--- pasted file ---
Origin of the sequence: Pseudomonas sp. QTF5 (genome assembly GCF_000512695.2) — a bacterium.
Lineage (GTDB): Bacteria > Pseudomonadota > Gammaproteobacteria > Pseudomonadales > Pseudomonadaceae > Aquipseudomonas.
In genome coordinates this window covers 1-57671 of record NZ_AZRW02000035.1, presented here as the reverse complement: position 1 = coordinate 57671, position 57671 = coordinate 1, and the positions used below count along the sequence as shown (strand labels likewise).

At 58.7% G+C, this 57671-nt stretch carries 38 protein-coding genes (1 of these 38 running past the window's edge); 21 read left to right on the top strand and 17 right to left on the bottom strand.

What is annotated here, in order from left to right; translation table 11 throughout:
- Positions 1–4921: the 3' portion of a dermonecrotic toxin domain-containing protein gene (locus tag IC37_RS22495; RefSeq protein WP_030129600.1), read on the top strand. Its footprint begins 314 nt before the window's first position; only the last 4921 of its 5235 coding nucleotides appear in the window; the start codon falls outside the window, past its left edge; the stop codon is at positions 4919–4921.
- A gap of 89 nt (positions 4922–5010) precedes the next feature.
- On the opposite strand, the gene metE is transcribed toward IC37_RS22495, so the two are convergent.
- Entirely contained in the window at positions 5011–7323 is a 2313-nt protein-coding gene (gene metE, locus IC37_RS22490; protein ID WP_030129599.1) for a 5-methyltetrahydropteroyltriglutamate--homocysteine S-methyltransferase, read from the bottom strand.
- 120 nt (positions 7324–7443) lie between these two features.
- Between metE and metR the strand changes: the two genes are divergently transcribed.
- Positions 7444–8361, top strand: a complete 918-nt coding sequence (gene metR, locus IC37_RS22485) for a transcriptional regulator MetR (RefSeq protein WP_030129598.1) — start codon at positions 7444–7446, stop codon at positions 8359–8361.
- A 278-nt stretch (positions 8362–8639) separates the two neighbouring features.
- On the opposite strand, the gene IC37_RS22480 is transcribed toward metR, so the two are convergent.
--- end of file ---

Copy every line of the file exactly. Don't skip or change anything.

Origin of the sequence: Pseudomonas sp. QTF5 (genome assembly GCF_000512695.2) — a bacterium.
Lineage (GTDB): Bacteria > Pseudomonadota > Gammaproteobacteria > Pseudomonadales > Pseudomonadaceae > Aquipseudomonas.
In genome coordinates this window covers 1-57671 of record NZ_AZRW02000035.1, presented here as the reverse complement: position 1 = coordinate 57671, position 57671 = coordinate 1, and the positions used below count along the sequence as shown (strand labels likewise).

At 58.7% G+C, this 57671-nt stretch carries 38 protein-coding genes (1 of these 38 running past the window's edge); 21 read left to right on the top strand and 17 right to left on the bottom strand.

What is annotated here, in order from left to right; translation table 11 throughout:
- Positions 1–4921: the 3' portion of a dermonecrotic toxin domain-containing protein gene (locus tag IC37_RS22495; RefSeq protein WP_030129600.1), read on the top strand. Its footprint begins 314 nt before the window's first position; only the last 4921 of its 5235 coding nucleotides appear in the window; the start codon falls outside the window, past its left edge; the stop codon is at positions 4919–4921.
- A gap of 89 nt (positions 4922–5010) precedes the next feature.
- On the opposite strand, the gene metE is transcribed toward IC37_RS22495, so the two are convergent.
- Entirely contained in the window at positions 5011–7323 is a 2313-nt protein-coding gene (gene metE, locus IC37_RS22490; protein ID WP_030129599.1) for a 5-methyltetrahydropteroyltriglutamate--homocysteine S-methyltransferase, read from the bottom strand.
- 120 nt (positions 7324–7443) lie between these two features.
- Between metE and metR the strand changes: the two genes are divergently transcribed.
- Positions 7444–8361, top strand: a complete 918-nt coding sequence (gene metR, locus IC37_RS22485) for a transcriptional regulator MetR (RefSeq protein WP_030129598.1) — start codon at positions 7444–7446, stop codon at positions 8359–8361.
- A 278-nt stretch (positions 8362–8639) separates the two neighbouring features.
- On the opposite strand, the gene IC37_RS22480 is transcribed toward metR, so the two are convergent.